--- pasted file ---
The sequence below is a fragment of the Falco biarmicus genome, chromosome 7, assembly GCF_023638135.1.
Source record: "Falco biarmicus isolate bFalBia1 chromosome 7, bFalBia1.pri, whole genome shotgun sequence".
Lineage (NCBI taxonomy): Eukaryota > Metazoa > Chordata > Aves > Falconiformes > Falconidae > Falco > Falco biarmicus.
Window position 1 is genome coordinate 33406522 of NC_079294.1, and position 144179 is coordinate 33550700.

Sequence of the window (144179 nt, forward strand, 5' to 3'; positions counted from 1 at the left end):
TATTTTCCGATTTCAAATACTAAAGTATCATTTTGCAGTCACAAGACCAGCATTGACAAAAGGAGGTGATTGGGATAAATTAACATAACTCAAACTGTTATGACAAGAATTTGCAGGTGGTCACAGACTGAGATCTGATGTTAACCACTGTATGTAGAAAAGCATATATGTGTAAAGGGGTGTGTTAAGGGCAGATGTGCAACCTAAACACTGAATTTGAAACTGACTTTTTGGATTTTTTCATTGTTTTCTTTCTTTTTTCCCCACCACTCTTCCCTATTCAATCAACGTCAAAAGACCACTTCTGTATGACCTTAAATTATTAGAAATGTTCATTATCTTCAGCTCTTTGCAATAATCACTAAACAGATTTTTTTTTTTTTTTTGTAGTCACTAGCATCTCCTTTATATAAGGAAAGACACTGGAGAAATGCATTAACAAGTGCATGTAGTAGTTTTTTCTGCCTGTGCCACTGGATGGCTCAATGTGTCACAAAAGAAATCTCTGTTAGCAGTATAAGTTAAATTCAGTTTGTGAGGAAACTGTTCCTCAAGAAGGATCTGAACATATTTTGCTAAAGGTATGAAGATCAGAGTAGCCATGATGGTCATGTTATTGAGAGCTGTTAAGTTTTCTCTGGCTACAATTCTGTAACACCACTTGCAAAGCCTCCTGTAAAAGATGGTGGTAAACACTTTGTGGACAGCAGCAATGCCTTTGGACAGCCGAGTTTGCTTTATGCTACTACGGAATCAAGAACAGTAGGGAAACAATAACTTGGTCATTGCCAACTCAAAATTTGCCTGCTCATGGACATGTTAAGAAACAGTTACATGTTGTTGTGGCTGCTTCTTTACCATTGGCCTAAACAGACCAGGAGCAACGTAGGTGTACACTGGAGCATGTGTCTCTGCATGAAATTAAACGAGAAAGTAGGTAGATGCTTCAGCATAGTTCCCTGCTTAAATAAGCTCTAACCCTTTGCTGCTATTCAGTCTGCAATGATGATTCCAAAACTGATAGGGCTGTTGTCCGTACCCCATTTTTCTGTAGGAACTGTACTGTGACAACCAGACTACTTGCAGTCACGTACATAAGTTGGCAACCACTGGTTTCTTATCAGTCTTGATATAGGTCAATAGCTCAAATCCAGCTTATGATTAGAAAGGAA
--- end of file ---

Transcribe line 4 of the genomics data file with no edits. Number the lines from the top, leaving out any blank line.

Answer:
Window position 1 is genome coordinate 33406522 of NC_079294.1, and position 144179 is coordinate 33550700.